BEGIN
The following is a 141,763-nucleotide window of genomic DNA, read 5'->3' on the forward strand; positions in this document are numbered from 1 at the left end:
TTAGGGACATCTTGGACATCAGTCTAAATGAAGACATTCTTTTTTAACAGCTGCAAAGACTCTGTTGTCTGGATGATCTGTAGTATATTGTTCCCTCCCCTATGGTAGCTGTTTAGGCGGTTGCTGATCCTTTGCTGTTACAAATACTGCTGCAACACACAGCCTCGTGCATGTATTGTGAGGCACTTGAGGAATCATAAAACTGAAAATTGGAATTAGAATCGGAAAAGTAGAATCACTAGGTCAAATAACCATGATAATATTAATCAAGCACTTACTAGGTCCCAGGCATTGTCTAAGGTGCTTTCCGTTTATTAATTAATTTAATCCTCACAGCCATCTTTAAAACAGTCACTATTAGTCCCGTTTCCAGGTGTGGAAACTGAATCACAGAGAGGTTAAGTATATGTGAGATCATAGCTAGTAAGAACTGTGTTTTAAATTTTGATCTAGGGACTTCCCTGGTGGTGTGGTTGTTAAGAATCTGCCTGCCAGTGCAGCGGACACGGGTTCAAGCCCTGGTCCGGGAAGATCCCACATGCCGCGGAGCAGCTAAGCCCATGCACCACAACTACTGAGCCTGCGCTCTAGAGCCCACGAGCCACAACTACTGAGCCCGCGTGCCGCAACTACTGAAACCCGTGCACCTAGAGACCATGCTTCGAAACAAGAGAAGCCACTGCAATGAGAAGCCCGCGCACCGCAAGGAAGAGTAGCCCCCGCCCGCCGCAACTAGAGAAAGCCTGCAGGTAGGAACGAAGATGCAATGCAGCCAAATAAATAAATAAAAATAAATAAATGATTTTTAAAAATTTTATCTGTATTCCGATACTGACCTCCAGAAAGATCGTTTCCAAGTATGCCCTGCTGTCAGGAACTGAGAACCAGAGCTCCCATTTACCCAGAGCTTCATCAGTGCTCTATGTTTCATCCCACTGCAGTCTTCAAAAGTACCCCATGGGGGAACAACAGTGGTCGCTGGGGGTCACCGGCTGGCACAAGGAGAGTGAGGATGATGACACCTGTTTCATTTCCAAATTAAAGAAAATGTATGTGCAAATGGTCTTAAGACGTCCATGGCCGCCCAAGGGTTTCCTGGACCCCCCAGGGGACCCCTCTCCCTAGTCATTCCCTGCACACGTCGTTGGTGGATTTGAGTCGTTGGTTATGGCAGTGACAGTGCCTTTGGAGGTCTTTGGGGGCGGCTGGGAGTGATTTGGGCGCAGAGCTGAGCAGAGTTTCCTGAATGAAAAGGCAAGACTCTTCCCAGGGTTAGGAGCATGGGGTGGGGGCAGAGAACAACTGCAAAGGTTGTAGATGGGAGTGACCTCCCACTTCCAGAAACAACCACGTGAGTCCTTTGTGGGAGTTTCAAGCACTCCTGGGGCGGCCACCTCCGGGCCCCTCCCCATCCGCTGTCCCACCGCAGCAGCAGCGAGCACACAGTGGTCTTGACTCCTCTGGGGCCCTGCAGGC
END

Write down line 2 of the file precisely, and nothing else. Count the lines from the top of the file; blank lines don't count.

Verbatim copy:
TTAGGGACATCTTGGACATCAGTCTAAATGAAGACATTCTTTTTTAACAGCTGCAAAGACTCTGTTGTCTGGATGATCTGTAGTATATTGTTCCCTCCCCTATGGTAGCTGTTTAGGCGGTTGCTGATCCTTTGCTGTTACAAATACTGCTGCAACACACAGCCTCGTGCATGTATTGTGAGGCACTTGAGGAATCATAAAACTGAAAATTGGAATTAGAATCGGAAAAGTAGAATCACTAGGTCAAATAACCATGATAATATTAATCAAGCACTTACTAGGTCCCAGGCATTGTCTAAGGTGCTTTCCGTTTATTAATTAATTTAATCCTCACAGCCATCTTTAAAACAGTCACTATTAGTCCCGTTTCCAGGTGTGGAAACTGAATCACAGAGAGGTTAAGTATATGTGAGATCATAGCTAGTAAGAACTGTGTTTTAAATTTTGATCTAGGGACTTCCCTGGTGGTGTGGTTGTTAAGAATCTGCCTGCCAGTGCAGCGGACACGGGTTCAAGCCCTGGTCCGGGAAGATCCCACATGCCGCGGAGCAGCTAAGCCCATGCACCACAACTACTGAGCCTGCGCTCTAGAGCCCACGAGCCACAACTACTGAGCCCGCGTGCCGCAACTACTGAAACCCGTGCACCTAGAGACCATGCTTCGAAACAAGAGAAGCCACTGCAATGAGAAGCCCGCGCACCGCAAGGAAGAGTAGCCCCCGCCCGCCGCAACTAGAGAAAGCCTGCAGGTAGGAACGAAGATGCAATGCAGCCAAATAAATAAATAAAAATAAATAAATGATTTTTAAAAATTTTATCTGTATTCCGATACTGACCTCCAGAAAGATCGTTTCCAAGTATGCCCTGCTGTCAGGAACTGAGAACCAGAGCTCCCATTTACCCAGAGCTTCATCAGTGCTCTATGTTTCATCCCACTGCAGTCTTCAAAAGTACCCCATGGGGGAACAACAGTGGTCGCTGGGGGTCACCGGCTGGCACAAGGAGAGTGAGGATGATGACACCTGTTTCATTTCCAAATTAAAGAAAATGTATGTGCAAATGGTCTTAAGACGTCCATGGCCGCCCAAGGGTTTCCTGGACCCCCCAGGGGACCCCTCTCCCTAGTCATTCCCTGCACACGTCGTTGGTGGATTTGAGTCGTTGGTTATGGCAGTGACAGTGCCTTTGGAGGTCTTTGGGGGCGGCTGGGAGTGATTTGGGCGCAGAGCTGAGCAGAGTTTCCTGAATGAAAAGGCAAGACTCTTCCCAGGGTTAGGAGCATGGGGTGGGGGCAGAGAACAACTGCAAAGGTTGTAGATGGGAGTGACCTCCCACTTCCAGAAACAACCACGTGAGTCCTTTGTGGGAGTTTCAAGCACTCCTGGGGCGGCCACCTCCGGGCCCCTCCCCATCCGCTGTCCCACCGCAGCAGCAGCGAGCACACAGTGGTCTTGACTCCTCTGGGGCCCTGCAGGC